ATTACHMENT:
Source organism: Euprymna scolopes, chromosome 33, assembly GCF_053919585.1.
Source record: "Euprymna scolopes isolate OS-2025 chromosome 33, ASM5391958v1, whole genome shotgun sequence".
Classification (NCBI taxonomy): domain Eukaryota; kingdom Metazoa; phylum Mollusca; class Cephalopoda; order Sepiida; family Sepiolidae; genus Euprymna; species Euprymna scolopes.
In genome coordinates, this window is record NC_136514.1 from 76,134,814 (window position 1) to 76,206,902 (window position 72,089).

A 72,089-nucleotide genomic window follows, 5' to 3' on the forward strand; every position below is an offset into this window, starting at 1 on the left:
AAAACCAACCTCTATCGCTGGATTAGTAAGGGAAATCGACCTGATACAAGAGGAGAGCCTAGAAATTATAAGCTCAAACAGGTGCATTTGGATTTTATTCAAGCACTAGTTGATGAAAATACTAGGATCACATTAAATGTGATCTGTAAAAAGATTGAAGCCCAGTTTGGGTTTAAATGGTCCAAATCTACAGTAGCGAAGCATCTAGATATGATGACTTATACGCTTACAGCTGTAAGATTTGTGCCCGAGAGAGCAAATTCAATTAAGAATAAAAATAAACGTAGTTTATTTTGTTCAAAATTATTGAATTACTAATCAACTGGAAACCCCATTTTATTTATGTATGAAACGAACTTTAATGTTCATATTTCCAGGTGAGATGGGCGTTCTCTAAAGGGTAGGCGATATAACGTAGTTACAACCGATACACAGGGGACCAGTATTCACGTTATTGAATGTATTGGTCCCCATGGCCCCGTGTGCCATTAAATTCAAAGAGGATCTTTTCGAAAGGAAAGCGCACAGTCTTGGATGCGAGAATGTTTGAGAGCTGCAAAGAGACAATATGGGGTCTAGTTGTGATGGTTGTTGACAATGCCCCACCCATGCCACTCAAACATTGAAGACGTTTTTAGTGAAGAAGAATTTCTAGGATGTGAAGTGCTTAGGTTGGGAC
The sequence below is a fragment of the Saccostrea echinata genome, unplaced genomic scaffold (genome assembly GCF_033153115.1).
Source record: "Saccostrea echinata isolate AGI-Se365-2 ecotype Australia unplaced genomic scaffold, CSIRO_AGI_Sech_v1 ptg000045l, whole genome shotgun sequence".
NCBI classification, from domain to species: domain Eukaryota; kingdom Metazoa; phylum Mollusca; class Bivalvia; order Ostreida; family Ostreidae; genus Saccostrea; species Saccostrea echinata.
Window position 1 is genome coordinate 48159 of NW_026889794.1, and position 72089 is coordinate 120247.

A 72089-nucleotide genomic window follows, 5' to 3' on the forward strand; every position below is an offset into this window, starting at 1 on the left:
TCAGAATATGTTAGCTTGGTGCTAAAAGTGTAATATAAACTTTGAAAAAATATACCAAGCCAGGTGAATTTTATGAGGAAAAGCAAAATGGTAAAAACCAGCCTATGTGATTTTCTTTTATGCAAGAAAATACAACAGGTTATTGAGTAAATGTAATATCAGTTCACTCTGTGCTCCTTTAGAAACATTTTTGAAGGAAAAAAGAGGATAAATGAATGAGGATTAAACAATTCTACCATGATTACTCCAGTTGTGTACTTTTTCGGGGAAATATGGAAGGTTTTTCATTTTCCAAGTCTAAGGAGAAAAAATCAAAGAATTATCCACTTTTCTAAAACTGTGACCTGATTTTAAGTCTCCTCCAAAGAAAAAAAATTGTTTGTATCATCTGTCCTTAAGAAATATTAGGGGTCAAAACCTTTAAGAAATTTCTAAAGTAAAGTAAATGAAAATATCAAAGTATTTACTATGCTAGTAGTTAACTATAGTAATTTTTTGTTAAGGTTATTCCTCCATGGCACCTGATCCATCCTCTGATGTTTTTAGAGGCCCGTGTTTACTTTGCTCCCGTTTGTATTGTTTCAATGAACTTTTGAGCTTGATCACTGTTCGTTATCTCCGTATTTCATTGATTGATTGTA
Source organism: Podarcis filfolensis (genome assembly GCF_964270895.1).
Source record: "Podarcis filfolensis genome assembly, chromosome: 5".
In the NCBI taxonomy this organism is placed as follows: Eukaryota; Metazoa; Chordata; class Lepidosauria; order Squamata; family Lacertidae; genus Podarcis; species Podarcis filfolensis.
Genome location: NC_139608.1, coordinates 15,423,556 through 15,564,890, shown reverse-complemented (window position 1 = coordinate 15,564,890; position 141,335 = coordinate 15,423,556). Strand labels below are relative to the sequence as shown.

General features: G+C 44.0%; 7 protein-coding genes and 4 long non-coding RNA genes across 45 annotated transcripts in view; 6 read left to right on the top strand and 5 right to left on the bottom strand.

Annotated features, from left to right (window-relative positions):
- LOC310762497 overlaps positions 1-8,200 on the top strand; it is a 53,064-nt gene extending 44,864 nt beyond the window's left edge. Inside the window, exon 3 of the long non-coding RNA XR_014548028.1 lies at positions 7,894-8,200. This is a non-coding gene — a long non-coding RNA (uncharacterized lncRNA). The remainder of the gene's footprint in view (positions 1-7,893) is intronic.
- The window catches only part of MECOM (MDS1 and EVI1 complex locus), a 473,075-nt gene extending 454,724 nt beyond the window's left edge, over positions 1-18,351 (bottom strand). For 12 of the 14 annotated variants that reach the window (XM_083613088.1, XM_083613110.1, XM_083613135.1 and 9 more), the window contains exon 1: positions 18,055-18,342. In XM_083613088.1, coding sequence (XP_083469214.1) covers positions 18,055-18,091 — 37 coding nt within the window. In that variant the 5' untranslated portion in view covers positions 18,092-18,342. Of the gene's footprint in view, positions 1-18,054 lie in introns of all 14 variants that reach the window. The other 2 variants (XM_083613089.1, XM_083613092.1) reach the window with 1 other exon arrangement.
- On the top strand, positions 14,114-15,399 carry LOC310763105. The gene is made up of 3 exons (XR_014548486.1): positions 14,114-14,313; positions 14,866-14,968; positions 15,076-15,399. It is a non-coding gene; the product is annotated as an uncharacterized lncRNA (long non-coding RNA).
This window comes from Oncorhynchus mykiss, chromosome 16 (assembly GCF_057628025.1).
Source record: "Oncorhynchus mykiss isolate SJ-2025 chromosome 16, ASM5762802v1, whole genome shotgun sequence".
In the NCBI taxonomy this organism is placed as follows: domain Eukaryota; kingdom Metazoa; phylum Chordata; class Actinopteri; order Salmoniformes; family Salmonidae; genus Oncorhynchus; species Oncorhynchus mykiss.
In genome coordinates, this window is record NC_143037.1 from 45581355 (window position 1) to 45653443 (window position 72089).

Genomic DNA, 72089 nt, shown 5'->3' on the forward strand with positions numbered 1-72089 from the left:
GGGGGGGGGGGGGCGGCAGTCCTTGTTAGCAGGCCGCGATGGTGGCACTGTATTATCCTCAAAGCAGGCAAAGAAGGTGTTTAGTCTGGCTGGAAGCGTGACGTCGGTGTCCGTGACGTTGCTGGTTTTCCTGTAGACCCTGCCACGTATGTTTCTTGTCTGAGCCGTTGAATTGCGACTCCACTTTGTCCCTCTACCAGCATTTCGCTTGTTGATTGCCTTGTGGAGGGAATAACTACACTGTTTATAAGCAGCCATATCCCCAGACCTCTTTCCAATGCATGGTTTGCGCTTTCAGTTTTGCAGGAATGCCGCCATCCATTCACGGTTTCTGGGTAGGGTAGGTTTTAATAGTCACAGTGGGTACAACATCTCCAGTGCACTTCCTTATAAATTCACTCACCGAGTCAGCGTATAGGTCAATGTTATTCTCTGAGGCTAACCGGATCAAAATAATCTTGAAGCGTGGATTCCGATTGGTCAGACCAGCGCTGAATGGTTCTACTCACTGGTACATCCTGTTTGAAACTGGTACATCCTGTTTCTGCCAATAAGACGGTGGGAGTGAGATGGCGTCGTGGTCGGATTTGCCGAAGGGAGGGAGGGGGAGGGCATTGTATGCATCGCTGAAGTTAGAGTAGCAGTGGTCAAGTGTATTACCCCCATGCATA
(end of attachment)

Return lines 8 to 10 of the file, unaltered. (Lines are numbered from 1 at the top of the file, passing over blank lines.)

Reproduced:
Source record: "Saccostrea echinata isolate AGI-Se365-2 ecotype Australia unplaced genomic scaffold, CSIRO_AGI_Sech_v1 ptg000045l, whole genome shotgun sequence".
NCBI classification, from domain to species: domain Eukaryota; kingdom Metazoa; phylum Mollusca; class Bivalvia; order Ostreida; family Ostreidae; genus Saccostrea; species Saccostrea echinata.
Window position 1 is genome coordinate 48159 of NW_026889794.1, and position 72089 is coordinate 120247.